Youth Build Workers Committed To Recovery - - The News for South Mississippi

Youth Build Workers Committed To Recovery

Before the building can begin, storm damaged remains must be removed. A team of workers from Youth Build was tackling that task Monday morning at a storm damaged house on 29th Avenue in Gulfport.

Once the slab is cleared, construction can begin on a brand new house. This Youth Build work crew is among several teams sharing a significant commitment to hurricane recovery.

"Our goal is to build 300 homes that was destroyed by the hurricane," said team leader Marlo Whitt.

Youth Build is a program aimed at helping disadvantaged youth overcome their own difficult circumstances.

"It's designed to pull in young people between the ages of 16 and 24, from low-income communities, without a GED. All these guys here, they graduated that program and accomplished their GED. And they got a life skill, which is construction," Whitt explained.

"It was my passion to come down here when I found out about it," said Juan Carlos Surita.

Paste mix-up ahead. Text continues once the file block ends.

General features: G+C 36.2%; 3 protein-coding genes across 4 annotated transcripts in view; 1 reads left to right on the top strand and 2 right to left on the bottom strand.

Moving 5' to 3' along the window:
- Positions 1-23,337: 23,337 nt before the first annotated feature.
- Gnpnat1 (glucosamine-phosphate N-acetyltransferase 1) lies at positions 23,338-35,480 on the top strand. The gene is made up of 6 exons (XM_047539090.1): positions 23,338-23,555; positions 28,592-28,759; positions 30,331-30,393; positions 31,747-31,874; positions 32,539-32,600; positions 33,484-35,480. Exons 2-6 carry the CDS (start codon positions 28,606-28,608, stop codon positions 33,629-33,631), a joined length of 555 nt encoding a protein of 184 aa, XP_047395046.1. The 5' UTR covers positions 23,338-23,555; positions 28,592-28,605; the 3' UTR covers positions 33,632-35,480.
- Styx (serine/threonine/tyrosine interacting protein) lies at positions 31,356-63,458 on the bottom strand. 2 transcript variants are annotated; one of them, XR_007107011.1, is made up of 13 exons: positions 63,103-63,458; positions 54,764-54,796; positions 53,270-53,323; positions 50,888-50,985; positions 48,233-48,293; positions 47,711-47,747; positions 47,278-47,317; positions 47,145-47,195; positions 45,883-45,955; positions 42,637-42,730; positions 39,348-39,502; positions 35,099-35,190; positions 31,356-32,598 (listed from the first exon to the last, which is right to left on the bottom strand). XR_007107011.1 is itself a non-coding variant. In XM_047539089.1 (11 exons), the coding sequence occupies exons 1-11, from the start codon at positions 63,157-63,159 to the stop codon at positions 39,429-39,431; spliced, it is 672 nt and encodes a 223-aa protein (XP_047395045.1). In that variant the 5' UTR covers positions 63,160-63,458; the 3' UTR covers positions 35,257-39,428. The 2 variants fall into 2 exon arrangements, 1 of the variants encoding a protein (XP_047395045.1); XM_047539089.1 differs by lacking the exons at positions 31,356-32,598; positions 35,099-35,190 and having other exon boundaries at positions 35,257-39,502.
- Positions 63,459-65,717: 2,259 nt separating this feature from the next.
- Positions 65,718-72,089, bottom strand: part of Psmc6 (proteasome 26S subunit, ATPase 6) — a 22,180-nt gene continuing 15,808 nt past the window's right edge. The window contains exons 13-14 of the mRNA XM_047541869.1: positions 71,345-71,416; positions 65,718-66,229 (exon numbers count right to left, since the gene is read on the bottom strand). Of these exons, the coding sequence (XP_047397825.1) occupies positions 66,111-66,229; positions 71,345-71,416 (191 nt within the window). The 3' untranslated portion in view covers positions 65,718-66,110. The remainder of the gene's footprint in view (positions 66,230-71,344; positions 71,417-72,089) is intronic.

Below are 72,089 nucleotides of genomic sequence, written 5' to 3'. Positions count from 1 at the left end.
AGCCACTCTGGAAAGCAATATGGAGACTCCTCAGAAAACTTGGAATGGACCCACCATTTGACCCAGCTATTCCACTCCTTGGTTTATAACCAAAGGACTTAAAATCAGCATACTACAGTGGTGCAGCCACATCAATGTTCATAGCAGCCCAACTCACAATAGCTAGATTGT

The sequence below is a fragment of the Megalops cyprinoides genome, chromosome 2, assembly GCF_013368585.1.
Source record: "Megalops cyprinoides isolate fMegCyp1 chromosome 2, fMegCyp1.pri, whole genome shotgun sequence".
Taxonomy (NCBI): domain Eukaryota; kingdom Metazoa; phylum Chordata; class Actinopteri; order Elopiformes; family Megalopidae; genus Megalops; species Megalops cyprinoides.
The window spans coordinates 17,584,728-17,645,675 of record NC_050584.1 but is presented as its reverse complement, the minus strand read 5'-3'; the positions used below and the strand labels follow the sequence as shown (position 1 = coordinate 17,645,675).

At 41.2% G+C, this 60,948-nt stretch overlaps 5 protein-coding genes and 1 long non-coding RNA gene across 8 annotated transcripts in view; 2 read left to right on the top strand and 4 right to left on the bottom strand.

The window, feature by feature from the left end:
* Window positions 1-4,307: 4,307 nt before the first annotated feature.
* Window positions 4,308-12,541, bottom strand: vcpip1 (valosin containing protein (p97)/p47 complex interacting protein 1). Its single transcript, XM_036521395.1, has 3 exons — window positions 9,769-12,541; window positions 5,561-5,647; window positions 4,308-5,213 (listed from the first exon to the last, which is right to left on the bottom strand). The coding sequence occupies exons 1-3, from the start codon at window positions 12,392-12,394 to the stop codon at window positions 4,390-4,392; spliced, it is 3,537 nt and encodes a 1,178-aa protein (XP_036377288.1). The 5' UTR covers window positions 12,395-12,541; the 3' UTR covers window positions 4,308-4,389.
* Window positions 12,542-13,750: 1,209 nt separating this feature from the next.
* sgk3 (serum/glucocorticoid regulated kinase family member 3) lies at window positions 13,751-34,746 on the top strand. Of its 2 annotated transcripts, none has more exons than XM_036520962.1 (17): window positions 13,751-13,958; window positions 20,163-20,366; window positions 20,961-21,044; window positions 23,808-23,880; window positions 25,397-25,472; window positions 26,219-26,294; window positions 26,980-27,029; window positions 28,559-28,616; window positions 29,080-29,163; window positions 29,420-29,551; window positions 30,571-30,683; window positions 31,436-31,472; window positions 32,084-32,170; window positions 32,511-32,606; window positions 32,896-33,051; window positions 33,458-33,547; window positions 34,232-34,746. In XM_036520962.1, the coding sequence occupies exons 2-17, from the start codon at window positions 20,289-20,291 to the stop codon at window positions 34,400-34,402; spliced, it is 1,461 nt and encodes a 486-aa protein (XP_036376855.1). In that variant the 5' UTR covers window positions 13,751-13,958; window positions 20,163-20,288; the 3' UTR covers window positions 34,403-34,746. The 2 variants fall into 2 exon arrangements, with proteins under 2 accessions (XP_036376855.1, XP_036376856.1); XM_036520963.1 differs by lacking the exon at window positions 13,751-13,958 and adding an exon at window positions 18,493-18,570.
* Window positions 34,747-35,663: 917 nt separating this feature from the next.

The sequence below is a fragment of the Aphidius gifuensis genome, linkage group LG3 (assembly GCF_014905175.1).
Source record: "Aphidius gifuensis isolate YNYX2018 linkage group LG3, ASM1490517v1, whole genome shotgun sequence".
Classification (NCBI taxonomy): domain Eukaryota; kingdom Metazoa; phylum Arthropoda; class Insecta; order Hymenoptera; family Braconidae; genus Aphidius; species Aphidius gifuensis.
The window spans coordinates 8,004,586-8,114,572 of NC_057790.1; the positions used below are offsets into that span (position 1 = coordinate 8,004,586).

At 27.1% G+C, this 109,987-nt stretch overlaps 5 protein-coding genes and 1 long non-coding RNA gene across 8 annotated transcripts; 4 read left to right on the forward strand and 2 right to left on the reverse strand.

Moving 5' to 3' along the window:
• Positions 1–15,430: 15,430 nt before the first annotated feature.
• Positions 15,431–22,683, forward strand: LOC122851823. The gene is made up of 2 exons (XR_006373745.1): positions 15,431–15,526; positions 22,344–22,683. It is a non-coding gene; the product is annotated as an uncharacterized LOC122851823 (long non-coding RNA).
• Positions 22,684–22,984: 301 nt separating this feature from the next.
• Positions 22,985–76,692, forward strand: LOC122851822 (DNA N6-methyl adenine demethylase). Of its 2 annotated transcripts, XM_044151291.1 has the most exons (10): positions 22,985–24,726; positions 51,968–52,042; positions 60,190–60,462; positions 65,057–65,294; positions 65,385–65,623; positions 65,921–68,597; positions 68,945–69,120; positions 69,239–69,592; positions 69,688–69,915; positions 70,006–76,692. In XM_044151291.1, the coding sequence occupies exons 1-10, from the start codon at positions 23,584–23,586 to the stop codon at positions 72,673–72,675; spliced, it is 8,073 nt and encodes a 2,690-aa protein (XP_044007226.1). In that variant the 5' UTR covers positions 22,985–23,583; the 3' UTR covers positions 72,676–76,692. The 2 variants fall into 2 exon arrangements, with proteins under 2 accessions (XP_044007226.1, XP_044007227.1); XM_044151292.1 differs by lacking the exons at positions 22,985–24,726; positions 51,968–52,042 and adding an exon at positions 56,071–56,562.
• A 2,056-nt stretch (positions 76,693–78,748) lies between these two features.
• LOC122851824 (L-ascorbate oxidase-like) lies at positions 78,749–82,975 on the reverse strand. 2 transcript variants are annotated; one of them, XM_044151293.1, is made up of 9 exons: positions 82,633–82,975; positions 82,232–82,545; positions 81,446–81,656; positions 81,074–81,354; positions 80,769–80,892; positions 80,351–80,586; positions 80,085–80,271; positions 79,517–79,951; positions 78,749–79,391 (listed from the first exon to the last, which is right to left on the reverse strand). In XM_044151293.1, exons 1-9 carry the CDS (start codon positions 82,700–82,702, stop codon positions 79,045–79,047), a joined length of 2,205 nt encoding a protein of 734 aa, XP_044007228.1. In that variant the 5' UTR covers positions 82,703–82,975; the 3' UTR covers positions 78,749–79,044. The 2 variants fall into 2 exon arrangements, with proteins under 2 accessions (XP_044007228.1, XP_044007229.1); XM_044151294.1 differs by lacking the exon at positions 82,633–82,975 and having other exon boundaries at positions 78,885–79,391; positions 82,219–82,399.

He comes from a tough neighborhood in New York City and credits Youth Build for giving him an opportunity, although he wasn't always sold on the program.

"I went to check it out. At first I thought it was garbage. But one thing led to another and I ended up staying with it, going through ten months of program then graduating with my GED," said Surita.

The program helped Mark Davis learn a trade and work through anger management issues. The California resident was anxious to apply for the Katrina recovery assignment.

"I thought I was only going to have a one in a million chance of going, but I signed up anyway and I got a phone call and here I am," he said.

In all, nearly 400 Youth Build workers are committed to the one year assignment, sharing their newly learned skills to help those in need.

As one young man put it: "I'm here for a greater cause than myself." 

By Steve Phillips

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